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Own Your Content. And Keep Grizzly Bears at Bay.

by Clinton Forry on December 9th, 2010

(Dramatization.)

The best way to properly take care of your content is to give it an owner. With ownership comes responsibility. With responsibility comes reward. That reward? Content that helps you achieve your business goals.

An example of ownership: my dad’s truck

My dad takes meticulous care of his truck. He changes the oil on a regular basis and performs regular tune-ups.  He keeps an ear out for funny sounds that the engine might be making. He washes it. All of the time.

He needs to do this because he depends on it. It does the work he asks it to do—hauling things, towing things, etc.

It’s also a source of leisure for him. Every fall, he puts a truck camper on the back and goes far out West for a couple of weeks with my mom.

Not only is this truck getting them from one place to another, but it’s also serving as their lodging whilst in the mountains where the deer and antelope play.

If he were to neglect that truck, ignore regular servicing, and pay no mind to its proper operation, he and Mom may end up stranded on some mountain pass with a wild grizzly bear. (See dramatization in photo above.)

His mindful ownership minimizes that risk.

Content needs ownership

Now, keep in mind, things can be owned—and not cared for. This often leads to less-than-stellar (or even catastrophic) results. I’ve seen it happen with trucks. We sometimes see it with content.

Organizations are beginning to recognize the need for useful, usable content that will help them accomplish their business goals.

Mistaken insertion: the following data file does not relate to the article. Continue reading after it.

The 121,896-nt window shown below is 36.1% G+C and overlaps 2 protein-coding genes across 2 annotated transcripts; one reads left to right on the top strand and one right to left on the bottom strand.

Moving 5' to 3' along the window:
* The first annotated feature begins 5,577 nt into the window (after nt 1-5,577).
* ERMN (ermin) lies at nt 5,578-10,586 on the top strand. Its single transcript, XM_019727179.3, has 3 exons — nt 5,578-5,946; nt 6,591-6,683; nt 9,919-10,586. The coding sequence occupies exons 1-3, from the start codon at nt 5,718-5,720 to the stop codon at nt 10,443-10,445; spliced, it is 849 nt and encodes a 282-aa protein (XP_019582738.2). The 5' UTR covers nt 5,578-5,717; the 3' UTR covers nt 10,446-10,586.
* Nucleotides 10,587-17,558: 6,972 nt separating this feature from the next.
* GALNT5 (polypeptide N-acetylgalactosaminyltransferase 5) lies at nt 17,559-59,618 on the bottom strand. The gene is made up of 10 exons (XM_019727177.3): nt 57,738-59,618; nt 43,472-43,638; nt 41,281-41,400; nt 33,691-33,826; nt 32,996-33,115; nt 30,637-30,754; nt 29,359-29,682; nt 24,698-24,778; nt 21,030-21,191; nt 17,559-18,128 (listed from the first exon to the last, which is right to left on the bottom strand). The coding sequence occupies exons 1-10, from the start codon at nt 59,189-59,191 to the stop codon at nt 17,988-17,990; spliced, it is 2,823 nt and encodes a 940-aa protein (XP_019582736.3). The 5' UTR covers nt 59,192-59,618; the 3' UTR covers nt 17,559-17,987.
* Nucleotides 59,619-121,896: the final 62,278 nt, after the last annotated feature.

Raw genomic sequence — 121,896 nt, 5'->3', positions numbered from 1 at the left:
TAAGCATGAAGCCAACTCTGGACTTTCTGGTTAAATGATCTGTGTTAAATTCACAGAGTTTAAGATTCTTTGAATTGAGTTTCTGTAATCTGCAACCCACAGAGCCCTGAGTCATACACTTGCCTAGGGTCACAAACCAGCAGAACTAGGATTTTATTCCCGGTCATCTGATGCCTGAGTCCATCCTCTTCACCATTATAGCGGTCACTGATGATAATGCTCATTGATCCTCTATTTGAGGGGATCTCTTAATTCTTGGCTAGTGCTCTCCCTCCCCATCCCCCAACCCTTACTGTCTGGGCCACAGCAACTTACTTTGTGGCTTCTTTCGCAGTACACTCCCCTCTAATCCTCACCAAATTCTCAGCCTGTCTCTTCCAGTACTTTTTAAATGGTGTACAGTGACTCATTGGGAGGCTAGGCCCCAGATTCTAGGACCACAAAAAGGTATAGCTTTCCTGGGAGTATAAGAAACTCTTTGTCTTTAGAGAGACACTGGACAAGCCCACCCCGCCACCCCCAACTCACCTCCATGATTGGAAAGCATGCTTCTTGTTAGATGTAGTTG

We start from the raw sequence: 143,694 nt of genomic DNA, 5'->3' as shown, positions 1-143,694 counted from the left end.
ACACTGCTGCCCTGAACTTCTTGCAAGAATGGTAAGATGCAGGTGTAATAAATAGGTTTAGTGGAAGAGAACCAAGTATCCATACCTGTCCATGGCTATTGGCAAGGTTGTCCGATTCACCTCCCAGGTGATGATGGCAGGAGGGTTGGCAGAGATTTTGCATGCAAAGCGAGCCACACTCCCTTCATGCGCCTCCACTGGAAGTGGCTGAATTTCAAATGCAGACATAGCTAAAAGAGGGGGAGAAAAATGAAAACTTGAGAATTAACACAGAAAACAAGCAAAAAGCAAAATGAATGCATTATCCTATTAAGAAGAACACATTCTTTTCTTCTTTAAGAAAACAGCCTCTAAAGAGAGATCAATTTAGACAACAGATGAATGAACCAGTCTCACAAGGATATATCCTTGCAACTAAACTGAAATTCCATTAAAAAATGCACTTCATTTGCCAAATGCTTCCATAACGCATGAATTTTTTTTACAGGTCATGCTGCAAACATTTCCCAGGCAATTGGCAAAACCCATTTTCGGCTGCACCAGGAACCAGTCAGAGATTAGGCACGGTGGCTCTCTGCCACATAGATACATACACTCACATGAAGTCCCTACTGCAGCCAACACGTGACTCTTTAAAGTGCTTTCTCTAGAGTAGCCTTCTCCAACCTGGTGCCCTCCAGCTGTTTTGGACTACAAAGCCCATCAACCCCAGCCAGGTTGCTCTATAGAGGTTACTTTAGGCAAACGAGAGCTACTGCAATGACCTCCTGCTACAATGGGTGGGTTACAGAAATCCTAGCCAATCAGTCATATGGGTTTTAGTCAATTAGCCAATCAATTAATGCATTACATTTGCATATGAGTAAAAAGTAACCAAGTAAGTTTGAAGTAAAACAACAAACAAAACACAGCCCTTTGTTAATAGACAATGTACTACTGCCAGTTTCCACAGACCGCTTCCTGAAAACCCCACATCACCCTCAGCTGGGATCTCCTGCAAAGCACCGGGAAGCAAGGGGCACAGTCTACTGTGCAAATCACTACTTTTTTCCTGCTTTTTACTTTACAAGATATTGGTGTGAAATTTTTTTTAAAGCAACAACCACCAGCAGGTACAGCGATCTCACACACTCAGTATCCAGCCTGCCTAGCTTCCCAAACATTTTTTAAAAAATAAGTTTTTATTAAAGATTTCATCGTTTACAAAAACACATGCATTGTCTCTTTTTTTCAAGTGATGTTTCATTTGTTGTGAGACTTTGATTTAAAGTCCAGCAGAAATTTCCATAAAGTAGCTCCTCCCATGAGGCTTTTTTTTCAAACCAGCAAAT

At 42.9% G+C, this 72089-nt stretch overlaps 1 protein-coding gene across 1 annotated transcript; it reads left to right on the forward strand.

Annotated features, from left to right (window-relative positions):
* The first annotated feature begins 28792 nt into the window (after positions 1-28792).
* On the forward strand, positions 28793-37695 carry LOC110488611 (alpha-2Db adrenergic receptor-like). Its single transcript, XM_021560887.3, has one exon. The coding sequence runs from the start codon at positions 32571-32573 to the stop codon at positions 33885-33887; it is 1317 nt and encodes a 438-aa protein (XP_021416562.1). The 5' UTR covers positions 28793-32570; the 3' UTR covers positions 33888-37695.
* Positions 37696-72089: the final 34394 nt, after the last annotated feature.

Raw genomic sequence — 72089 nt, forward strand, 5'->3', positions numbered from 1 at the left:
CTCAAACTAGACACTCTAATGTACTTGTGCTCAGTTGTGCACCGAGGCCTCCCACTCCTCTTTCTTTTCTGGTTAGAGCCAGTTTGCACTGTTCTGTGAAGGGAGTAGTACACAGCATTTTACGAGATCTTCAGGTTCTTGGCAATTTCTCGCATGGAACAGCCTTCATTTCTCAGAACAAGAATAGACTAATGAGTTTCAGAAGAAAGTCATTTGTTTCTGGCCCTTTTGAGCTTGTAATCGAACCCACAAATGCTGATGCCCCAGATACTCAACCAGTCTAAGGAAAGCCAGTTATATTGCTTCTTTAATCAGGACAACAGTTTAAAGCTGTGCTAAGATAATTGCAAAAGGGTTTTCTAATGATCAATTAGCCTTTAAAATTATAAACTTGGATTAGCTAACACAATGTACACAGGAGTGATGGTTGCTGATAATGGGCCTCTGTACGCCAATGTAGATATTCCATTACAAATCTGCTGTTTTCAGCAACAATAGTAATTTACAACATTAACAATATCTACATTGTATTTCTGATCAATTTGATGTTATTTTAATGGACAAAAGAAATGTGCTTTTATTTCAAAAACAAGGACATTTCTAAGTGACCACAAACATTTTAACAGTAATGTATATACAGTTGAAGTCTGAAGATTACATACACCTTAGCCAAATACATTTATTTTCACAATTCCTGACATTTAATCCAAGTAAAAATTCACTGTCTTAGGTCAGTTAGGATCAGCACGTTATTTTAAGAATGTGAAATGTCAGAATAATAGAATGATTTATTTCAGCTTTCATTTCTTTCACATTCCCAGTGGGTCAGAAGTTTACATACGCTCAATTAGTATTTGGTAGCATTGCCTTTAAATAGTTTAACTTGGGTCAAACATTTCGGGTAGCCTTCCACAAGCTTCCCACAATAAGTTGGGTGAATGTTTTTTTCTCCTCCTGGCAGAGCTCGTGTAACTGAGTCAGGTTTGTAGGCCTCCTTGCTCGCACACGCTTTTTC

But, what they often fail to recognize is the need for staff resources and processes, which are required for the responsible ownership of that content. Or, they assign ownership to the content, but don’t tie ownership to website goals.

These organizations don’t look beyond that very instant the “publish” button is pushed. They might even think (and say) things like:

  • “The web is like a filing cabinet that never gets full.”
  • “Someone might look for that content, so keep it on the site.”
  • “Just get the content up there, we’ll deal with it later.”
  • “We’ll have an intern keep an eye on the content.”
  • “We haven’t touched it since 1999.”

Without ownership, and the maintenance and monitoring that go with it, content suffers. Goals become much harder to accomplish. Which puts us perilously close to having our content stranded on a proverbial mountain pass, with the grizzly bear of ineptitude pacing outside.

Have your content serviced every 3,000 miles

The best content owners do far more than just ensuring content makes it to the website. Regular service intervals apply to both Dad’s truck AND effective content.

Mindful content owners make a regularly scheduled habit of:

  • Monitoring content performance against goals and benchmarks
  • Ensuring ongoing relevance of content to business goals
  • Verifying  the accuracy of content
  • Maintaining usefulness and usability of content for those using it